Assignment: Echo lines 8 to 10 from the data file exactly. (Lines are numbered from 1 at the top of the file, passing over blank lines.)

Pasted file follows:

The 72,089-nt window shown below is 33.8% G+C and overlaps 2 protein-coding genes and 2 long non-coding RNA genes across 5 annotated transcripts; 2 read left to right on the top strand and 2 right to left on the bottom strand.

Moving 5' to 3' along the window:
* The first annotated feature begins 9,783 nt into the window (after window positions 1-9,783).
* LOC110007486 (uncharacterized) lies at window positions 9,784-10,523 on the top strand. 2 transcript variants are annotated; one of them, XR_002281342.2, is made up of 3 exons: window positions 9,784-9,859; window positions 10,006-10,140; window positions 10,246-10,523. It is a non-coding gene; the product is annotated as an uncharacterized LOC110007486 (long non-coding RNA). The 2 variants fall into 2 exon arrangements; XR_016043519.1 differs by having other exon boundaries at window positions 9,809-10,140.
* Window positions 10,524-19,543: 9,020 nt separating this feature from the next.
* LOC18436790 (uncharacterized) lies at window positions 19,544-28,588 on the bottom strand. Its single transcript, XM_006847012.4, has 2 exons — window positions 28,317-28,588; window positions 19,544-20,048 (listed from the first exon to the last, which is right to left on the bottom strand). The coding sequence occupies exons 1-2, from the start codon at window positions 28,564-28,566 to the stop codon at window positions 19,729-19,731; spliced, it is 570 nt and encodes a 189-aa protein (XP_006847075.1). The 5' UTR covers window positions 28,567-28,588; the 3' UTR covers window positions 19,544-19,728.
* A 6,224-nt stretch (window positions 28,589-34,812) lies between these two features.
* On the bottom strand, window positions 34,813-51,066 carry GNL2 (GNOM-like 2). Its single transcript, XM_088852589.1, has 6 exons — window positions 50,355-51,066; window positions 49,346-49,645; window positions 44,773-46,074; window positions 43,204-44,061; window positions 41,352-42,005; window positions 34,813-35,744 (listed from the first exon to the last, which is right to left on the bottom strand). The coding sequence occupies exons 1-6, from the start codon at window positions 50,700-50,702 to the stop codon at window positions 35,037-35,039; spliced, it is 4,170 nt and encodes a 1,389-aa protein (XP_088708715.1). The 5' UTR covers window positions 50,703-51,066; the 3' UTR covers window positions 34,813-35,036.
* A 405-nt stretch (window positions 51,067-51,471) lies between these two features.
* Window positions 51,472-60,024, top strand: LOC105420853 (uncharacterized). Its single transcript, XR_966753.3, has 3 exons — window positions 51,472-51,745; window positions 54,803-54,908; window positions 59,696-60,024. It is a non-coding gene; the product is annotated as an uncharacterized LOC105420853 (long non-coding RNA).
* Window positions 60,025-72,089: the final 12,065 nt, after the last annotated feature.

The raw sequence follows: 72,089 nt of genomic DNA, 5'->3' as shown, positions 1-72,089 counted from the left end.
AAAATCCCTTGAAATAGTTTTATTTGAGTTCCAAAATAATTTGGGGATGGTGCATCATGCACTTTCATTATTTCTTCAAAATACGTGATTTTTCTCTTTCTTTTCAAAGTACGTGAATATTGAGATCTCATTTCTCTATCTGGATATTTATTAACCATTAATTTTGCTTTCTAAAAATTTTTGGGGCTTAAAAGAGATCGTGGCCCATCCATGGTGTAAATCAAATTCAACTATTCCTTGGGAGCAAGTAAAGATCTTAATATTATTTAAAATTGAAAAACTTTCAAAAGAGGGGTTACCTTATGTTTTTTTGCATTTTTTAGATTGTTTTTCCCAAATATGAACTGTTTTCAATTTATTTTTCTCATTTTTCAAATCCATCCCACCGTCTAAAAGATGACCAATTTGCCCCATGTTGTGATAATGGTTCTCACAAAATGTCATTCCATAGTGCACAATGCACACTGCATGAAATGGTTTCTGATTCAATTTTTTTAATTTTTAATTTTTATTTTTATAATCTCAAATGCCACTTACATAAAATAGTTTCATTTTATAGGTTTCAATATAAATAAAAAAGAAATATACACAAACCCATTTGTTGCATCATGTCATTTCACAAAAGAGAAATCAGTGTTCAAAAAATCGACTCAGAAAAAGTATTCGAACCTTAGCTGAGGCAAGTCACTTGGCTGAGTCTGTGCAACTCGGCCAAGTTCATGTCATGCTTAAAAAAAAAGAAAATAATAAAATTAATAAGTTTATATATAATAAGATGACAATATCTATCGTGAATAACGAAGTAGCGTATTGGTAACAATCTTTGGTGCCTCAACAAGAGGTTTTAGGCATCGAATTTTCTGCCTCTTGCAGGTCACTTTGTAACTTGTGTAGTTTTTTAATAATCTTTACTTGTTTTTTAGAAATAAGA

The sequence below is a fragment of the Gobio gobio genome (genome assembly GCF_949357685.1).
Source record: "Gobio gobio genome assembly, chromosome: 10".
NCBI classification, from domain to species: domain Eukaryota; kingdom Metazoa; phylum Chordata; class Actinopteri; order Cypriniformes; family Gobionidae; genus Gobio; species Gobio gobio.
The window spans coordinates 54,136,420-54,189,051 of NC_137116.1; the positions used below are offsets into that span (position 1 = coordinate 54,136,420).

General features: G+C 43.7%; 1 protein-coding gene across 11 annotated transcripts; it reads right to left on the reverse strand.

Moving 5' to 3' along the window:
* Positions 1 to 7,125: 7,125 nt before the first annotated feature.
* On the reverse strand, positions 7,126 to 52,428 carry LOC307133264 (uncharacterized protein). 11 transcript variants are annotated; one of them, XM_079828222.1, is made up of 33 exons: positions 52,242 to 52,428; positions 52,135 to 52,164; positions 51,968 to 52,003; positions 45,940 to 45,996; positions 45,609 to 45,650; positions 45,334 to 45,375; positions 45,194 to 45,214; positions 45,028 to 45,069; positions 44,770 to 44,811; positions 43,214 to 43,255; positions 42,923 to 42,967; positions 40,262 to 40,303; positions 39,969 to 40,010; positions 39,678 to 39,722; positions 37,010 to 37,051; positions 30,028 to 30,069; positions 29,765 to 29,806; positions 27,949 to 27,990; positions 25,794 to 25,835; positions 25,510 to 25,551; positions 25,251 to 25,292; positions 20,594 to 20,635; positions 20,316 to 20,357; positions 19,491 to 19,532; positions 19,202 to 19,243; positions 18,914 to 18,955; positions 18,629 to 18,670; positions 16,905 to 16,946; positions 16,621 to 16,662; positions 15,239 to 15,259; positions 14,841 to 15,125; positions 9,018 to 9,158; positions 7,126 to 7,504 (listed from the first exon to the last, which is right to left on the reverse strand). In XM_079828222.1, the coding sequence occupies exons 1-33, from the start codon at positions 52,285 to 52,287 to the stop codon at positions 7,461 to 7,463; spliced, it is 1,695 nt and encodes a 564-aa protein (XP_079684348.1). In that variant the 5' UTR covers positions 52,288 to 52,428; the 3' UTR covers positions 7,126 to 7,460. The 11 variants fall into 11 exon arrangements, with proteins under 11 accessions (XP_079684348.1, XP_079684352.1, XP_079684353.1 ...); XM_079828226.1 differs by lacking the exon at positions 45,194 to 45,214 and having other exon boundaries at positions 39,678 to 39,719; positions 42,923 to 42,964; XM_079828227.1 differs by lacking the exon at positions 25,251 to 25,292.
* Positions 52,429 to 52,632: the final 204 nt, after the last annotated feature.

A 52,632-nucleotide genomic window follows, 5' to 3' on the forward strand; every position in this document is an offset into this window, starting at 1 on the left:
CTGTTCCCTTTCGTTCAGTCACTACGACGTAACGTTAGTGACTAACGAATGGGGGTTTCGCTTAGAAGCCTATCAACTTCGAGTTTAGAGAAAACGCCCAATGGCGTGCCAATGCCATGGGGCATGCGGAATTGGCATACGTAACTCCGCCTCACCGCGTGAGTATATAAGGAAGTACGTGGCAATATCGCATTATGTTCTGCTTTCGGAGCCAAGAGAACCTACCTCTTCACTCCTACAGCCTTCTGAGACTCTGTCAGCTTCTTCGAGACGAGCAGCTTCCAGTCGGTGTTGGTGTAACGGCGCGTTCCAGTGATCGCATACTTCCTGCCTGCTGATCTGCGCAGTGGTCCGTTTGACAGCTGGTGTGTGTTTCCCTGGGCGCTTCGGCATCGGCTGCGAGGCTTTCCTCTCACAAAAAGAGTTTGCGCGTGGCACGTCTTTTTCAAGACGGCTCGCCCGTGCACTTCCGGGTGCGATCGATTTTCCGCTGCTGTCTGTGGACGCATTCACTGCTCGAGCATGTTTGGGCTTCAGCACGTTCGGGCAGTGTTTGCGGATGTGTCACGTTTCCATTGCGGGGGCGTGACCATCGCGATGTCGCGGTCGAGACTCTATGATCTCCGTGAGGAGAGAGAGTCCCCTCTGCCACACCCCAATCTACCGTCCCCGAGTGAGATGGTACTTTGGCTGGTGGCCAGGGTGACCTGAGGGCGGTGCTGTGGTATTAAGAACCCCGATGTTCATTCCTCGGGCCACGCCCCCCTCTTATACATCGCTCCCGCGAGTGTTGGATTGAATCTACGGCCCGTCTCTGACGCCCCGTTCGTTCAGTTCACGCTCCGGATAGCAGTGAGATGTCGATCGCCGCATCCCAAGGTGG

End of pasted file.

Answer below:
* On the bottom strand, window positions 34,813-51,066 carry GNL2 (GNOM-like 2). Its single transcript, XM_088852589.1, has 6 exons — window positions 50,355-51,066; window positions 49,346-49,645; window positions 44,773-46,074; window positions 43,204-44,061; window positions 41,352-42,005; window positions 34,813-35,744 (listed from the first exon to the last, which is right to left on the bottom strand). The coding sequence occupies exons 1-6, from the start codon at window positions 50,700-50,702 to the stop codon at window positions 35,037-35,039; spliced, it is 4,170 nt and encodes a 1,389-aa protein (XP_088708715.1). The 5' UTR covers window positions 50,703-51,066; the 3' UTR covers window positions 34,813-35,036.
* A 405-nt stretch (window positions 51,067-51,471) lies between these two features.
* Window positions 51,472-60,024, top strand: LOC105420853 (uncharacterized). Its single transcript, XR_966753.3, has 3 exons — window positions 51,472-51,745; window positions 54,803-54,908; window positions 59,696-60,024. It is a non-coding gene; the product is annotated as an uncharacterized LOC105420853 (long non-coding RNA).